VIII. In the same manner are all men taught how they ought to regard themselves in their religious concerns.

The question, What will become of me hereafter? is of infinite moment to every child of Adam, and is to be always determined by the true answer to another, Am I virtuous or sinful?

The man who commences his moral course with a full conviction of his guilt, his exposure to the wrath of God, and his danger of final condemnation, will, if he goes on, direct his feet into a path widely distant from that which is pursued by men directed by the contrary doctrines. To such a man, all the accounts given in the Scriptures, and in religious discourses built on the Scriptures, concerning human guilt and danger, will be true and important. The tidings of redemption will be to him' tidings of great joy,' because they are directed to such a creature as himself. Christ to him will be infinitely precious, because he is the Saviour of sinners. The renewing power and goodness of the Spirit of grace will appear to him unspeakably necessary and desirable, because, without this divine energy exerted on his heart, he will be a sinner for ever. To the atonement of Christ he will fly for refuge, because he cannot make an atonement for himself. To the purifying influence of the Divine Spirit he will look for his preservation

in holiness, and his safe arrival in the kingdom of life, because he will know that he cannot preserve nor conduct himself to that kingdom.

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As a sinner he will feel himself guilty, condemned and ruined; but, as an object of the divine mercy he will see glorious hopes dawning upon him from heaven. Separated from Christ, he will feel that he can do nothing' effectual toward his salvation; but as a candidate for heaven by faith, repentance and holiness, he will discern that all things' may be done for him by the Spirit of God. Left to himself he will perceive that he must die for ever, but that in Christ he may for ever live.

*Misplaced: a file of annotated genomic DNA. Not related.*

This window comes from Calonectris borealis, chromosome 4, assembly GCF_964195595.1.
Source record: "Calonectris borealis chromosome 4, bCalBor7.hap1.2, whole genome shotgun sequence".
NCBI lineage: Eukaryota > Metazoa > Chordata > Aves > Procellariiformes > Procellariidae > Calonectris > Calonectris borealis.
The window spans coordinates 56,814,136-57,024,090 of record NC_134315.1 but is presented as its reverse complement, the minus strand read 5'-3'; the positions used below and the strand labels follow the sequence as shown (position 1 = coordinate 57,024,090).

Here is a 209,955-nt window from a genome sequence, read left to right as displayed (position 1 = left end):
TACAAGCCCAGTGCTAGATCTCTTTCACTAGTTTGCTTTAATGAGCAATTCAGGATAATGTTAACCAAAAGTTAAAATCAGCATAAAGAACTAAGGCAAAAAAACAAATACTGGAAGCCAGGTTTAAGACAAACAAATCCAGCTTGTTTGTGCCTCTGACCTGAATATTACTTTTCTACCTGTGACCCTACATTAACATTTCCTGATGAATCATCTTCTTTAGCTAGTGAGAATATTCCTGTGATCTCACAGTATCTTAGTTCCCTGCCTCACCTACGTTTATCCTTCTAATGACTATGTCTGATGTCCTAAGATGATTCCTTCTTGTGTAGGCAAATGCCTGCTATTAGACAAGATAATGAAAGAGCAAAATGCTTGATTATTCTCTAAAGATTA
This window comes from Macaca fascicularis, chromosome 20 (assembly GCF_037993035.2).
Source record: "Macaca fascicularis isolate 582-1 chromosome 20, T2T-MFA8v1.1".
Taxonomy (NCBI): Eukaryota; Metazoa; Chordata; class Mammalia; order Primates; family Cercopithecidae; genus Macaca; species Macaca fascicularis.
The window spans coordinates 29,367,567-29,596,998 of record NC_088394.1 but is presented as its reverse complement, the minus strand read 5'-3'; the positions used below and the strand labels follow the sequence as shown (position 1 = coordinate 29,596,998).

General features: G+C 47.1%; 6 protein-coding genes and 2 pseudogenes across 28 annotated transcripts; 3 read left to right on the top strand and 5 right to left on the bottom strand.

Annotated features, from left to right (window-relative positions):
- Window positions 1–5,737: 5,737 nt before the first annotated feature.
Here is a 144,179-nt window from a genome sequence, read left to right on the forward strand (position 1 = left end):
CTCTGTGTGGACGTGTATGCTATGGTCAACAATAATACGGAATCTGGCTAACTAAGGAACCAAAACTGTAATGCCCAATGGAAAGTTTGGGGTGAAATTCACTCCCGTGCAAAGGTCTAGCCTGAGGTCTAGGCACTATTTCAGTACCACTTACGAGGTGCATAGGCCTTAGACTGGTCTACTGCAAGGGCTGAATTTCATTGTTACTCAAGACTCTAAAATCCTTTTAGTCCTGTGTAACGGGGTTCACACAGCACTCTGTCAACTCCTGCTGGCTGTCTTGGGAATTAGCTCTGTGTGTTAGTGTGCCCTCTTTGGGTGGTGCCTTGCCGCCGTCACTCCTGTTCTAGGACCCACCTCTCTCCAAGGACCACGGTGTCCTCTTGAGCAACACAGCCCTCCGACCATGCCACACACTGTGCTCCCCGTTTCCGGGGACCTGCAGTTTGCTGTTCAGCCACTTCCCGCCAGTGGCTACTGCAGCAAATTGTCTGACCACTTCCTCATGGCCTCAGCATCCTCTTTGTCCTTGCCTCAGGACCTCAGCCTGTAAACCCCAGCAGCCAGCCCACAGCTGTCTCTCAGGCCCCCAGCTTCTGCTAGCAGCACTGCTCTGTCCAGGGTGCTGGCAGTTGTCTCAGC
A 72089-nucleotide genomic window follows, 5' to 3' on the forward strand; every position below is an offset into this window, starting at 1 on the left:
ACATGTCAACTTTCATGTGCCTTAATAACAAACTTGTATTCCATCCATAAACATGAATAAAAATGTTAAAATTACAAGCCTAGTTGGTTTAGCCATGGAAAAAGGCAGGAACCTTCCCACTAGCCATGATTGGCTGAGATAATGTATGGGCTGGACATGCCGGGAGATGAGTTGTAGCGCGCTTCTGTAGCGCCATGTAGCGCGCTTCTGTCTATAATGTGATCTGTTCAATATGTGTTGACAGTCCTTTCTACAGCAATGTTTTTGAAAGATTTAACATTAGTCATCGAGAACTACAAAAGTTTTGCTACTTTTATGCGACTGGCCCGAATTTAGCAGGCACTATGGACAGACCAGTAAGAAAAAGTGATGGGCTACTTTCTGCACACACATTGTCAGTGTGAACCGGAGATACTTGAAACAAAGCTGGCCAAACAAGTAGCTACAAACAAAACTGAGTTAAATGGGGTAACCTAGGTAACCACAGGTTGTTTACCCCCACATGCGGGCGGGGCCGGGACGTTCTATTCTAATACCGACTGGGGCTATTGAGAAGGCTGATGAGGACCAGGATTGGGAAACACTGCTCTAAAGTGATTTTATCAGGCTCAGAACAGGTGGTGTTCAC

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With these views, all his self-examination, prayers, praises, hopes, resolutions and efforts will take their peculiar character from the great truth, that he is a depraved, ruined creature. His whole life, therefore, will be the life of a believing, penitent, and returning sinner, owing infinite blessings to the mere grace of God; and he will find more to animate his love, faithfulness, and gratitude than an angel with the same powers could feel, because he is a forgiven and restored creature; forgiven an immense debt, and restored to holiness and endless life.

But if a sinner feel himself to be originally virtuous, he will feebly realize his guilt, his danger, or his need of a Saviour. The necessity of being born again, of being sanctified, guided, and quickened by the Spirit of God, he cannot know. Justification he will regard as due to him, as the proper reward of his merit, and holiness, as his original character, the native growth of his mind. He may, indeed, admit it to be imperfect, and to require some additions; yet even these he will esteem rather as advantageous than necessary. Christ he will consider rather as a convenience, as an auxiliary to him, than as his Saviour. His ultimate reliance will be on himself, not on the Redeemer. The Gospel, instead of being the only and most joyful news of salvation to sinners, will be considered by him merely as a valuable book, somewhat better than any volume of philosophy, in which some interesting instructions may be found, and some useful precepts are given; but which is not indispensable to his eternal life. In a word, according to his predominant feeling, both he and others like him might have done very well without the gospel here, and, with little danger of failure, might have obtained salvation beyond the grave,